“We did very well with our investments last year and additional caution is now warranted. I may need to lower my return expectations in the short term.”

First and foremost, our goal as a firm has always been to protect client capital. We only invest your money if we are confident that the risk/reward opportunity is skewed in your favour. The simple fact is today we aren’t seeing as many of those opportunities. It’s important that our clients’ expectations are focused on the LONG TERM, especially some of our newer clients who may be looking at our past performance and extrapolating it into the future. We do look forward to many years of strong returns, but we have been doing this long enough to know that stocks don’t go up in a straight line. Corrections are healthy and usually come when you least expect them and/or are riding high from looking at how well you’ve done. Given the rate at which clients have trusted us with new money, we felt it was important we make clear our own return expectations for the near future. Our goal is to keep what we earned last year for our clients. Hopefully, the market will provide us with some nice opportunities (it has never failed to do so). But with markets at all-time highs, we aren’t expecting to see as many as we did over the last few years. It is likely that the best opportunities will become available after a period of negative returns. Our hope is that you will trust us even more at that time. If you think you may not, then our funds may not be the right investment for you.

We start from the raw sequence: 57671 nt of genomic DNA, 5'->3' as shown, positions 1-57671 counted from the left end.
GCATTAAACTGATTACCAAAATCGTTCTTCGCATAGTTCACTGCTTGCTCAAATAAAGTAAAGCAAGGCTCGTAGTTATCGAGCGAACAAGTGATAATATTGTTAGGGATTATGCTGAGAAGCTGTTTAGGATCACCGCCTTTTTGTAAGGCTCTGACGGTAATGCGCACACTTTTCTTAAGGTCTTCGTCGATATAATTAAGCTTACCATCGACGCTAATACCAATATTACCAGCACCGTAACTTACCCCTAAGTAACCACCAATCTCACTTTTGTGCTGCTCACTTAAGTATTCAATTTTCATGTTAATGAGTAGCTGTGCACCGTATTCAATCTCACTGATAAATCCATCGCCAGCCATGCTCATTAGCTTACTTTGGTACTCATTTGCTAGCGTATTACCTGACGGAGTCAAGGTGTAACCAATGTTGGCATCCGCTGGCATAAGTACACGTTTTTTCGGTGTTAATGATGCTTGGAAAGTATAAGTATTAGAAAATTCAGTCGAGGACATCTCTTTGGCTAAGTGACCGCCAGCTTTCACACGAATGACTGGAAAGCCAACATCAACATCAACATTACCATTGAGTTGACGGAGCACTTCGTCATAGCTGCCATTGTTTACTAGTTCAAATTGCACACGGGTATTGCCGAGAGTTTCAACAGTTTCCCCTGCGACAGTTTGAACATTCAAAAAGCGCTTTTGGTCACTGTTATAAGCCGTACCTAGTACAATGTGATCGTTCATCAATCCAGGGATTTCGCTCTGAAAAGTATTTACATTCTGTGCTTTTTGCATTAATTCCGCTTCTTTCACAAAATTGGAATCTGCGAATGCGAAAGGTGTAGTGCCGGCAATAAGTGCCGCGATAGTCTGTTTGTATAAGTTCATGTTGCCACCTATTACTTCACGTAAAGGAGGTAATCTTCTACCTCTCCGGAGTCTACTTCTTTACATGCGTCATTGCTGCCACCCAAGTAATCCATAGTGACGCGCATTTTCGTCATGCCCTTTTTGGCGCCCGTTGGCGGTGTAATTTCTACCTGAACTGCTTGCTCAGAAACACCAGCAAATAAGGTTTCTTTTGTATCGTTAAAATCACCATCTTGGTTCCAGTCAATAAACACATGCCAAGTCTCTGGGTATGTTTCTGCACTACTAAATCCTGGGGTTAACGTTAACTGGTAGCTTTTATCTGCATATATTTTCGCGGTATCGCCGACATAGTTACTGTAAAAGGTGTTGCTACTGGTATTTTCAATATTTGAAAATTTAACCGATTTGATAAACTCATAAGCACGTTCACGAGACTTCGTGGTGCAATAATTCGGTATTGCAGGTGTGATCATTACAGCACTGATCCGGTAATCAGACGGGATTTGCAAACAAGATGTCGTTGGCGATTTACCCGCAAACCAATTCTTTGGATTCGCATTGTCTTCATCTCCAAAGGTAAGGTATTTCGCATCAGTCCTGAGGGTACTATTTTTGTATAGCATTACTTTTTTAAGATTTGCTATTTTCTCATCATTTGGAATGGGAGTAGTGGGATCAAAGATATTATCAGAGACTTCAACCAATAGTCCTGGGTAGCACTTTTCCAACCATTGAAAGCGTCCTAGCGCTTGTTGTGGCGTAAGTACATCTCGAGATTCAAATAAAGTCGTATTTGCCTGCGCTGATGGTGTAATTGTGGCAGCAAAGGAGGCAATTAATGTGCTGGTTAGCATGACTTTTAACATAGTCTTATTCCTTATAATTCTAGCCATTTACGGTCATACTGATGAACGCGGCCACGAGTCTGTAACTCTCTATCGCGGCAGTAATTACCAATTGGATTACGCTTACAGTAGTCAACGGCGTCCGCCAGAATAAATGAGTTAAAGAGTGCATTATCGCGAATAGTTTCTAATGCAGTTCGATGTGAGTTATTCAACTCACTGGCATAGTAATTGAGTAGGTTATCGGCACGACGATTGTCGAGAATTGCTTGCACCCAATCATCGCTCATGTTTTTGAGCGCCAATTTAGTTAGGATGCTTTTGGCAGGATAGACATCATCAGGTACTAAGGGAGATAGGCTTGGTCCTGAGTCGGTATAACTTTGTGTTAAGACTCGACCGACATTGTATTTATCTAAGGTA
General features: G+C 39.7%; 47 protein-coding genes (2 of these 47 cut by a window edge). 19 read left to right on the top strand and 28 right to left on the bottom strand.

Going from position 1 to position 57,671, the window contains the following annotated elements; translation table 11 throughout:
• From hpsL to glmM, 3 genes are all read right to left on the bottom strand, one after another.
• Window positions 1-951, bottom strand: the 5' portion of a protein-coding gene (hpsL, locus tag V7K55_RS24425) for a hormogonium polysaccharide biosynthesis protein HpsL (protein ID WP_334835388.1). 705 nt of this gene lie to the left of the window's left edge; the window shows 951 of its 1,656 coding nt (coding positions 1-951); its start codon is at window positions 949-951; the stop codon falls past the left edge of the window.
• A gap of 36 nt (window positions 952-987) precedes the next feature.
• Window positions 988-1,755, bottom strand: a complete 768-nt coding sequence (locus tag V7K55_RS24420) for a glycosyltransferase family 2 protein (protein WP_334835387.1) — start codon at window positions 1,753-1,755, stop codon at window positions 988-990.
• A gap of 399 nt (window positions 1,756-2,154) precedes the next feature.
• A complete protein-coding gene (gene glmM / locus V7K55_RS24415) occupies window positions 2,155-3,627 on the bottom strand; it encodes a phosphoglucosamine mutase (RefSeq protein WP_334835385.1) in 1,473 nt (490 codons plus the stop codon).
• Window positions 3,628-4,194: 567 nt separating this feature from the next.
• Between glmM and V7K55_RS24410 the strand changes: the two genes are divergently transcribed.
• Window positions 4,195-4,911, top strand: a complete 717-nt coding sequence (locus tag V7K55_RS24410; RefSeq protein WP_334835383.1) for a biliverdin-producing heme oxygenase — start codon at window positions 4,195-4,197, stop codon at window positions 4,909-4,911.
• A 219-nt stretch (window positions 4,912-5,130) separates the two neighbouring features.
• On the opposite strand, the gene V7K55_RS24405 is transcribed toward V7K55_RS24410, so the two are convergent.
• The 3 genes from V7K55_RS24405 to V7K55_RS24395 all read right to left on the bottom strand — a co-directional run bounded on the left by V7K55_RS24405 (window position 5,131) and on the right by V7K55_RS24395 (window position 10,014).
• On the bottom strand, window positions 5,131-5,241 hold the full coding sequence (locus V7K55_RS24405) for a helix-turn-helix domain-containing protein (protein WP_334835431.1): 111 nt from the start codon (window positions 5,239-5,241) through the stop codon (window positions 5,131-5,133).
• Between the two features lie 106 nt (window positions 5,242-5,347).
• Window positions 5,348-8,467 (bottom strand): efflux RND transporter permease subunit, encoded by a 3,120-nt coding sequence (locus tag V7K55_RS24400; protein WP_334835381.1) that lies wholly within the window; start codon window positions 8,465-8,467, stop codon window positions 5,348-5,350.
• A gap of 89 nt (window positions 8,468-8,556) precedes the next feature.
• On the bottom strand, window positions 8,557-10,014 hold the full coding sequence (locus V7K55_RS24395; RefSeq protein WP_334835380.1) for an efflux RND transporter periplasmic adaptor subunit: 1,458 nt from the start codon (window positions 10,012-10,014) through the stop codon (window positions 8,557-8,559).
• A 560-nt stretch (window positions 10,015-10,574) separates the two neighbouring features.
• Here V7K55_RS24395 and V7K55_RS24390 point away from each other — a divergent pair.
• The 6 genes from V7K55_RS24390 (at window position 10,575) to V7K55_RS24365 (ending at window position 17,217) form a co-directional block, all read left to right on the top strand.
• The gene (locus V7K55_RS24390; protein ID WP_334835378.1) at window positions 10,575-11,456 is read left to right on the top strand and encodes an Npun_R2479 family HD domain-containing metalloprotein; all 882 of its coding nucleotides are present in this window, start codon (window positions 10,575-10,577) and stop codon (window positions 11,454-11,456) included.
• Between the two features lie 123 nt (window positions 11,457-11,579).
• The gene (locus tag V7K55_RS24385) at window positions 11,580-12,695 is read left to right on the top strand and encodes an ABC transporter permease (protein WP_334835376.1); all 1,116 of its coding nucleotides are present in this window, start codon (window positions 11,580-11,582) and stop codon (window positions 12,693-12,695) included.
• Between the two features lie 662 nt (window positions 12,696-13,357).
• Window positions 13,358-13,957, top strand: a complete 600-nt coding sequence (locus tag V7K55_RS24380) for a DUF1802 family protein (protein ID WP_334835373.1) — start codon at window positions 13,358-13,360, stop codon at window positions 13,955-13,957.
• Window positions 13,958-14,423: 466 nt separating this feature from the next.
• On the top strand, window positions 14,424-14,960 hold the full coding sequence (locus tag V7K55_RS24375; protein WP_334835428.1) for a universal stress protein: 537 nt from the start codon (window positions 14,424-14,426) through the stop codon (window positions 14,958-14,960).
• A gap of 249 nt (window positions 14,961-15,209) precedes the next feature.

Thanks for your continued partnership.

Texas Capital Bancshares example
Here is an example to illustrate why the position size of Texas Capital Bancshares was trimmed – a regional bank with which we are deeply familiar.